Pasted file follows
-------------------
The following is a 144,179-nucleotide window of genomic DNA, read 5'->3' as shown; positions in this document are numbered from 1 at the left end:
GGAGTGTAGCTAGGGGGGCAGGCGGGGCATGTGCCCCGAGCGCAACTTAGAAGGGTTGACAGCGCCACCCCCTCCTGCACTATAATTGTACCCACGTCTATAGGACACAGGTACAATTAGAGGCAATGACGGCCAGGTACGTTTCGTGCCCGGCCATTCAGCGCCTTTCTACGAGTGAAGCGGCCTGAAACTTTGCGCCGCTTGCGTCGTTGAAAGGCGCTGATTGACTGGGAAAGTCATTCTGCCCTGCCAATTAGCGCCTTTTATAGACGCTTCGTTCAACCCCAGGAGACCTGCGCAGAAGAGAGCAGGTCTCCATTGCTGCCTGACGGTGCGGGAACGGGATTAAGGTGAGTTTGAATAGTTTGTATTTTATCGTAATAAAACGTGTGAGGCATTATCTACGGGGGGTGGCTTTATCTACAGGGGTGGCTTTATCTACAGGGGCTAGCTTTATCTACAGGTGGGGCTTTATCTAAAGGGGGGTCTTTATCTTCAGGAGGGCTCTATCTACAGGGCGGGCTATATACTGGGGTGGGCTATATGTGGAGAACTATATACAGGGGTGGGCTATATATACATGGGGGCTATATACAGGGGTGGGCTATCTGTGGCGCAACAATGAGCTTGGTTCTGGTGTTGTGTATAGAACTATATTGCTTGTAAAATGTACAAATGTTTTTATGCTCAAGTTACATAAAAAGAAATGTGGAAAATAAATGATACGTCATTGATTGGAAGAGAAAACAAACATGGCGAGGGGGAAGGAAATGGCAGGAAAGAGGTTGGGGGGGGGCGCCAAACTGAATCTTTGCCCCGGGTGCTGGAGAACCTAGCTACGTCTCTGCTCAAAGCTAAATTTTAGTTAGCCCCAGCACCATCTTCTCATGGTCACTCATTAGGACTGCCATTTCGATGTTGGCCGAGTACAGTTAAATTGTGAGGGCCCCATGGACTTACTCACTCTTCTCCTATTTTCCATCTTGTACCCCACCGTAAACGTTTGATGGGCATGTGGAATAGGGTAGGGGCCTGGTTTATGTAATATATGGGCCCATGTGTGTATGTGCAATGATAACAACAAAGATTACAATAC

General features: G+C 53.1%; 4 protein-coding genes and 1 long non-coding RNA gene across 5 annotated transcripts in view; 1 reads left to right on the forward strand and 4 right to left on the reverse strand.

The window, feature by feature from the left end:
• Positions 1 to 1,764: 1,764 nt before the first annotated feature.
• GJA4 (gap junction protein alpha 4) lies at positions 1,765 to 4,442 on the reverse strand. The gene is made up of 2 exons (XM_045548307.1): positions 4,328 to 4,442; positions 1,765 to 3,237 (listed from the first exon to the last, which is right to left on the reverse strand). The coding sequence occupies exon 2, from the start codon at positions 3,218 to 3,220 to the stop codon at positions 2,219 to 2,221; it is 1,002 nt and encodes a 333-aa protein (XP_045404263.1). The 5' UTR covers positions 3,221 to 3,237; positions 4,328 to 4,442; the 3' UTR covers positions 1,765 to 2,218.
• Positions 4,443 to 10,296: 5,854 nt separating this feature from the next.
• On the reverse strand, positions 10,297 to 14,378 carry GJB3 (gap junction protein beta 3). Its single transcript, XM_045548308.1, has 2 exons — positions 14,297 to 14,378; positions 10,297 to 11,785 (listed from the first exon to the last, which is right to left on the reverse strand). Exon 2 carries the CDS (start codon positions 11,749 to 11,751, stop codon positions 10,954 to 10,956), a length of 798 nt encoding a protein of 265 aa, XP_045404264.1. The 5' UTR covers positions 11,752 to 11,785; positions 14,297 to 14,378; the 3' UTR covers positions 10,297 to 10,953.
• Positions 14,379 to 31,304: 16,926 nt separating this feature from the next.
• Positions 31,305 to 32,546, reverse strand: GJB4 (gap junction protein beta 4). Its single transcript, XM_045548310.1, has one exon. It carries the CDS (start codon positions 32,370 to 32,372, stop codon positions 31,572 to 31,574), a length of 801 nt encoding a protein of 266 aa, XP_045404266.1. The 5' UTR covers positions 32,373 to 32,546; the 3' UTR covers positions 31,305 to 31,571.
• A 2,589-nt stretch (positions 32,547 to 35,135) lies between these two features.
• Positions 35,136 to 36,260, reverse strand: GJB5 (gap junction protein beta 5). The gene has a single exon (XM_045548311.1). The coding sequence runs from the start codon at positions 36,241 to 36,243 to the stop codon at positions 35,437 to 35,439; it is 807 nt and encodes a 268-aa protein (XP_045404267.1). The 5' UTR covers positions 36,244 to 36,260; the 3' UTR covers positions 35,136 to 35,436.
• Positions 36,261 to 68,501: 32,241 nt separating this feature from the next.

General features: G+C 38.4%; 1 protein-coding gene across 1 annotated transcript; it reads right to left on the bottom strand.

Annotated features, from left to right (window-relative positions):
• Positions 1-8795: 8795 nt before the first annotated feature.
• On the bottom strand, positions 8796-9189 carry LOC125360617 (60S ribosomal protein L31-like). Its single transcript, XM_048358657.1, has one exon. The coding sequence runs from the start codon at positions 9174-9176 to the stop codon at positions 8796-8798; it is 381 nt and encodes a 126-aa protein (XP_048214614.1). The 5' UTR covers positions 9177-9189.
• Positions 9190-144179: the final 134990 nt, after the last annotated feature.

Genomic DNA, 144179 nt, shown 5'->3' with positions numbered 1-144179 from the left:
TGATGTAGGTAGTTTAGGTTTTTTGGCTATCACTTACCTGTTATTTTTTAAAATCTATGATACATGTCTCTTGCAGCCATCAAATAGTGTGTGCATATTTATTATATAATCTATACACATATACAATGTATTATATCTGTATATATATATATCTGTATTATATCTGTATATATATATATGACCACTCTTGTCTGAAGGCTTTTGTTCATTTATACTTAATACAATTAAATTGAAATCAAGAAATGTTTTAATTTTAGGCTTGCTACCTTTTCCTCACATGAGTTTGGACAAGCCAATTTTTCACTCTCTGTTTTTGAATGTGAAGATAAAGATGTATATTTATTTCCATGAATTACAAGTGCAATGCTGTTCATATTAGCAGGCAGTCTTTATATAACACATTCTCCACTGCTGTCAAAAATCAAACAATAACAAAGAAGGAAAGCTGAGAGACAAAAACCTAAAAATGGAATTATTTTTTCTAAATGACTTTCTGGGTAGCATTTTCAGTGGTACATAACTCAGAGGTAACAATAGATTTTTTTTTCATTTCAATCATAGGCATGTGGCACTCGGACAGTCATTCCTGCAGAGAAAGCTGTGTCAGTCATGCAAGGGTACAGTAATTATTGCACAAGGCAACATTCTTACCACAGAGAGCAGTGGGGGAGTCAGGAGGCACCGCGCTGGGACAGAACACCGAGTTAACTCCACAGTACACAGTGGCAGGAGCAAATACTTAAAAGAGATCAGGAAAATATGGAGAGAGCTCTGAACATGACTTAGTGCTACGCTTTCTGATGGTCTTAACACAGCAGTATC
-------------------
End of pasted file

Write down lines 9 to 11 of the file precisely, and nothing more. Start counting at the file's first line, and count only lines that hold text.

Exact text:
• Positions 14,379 to 31,304: 16,926 nt separating this feature from the next.
• Positions 31,305 to 32,546, reverse strand: GJB4 (gap junction protein beta 4). Its single transcript, XM_045548310.1, has one exon. It carries the CDS (start codon positions 32,370 to 32,372, stop codon positions 31,572 to 31,574), a length of 801 nt encoding a protein of 266 aa, XP_045404266.1. The 5' UTR covers positions 32,373 to 32,546; the 3' UTR covers positions 31,305 to 31,571.
• A 2,589-nt stretch (positions 32,547 to 35,135) lies between these two features.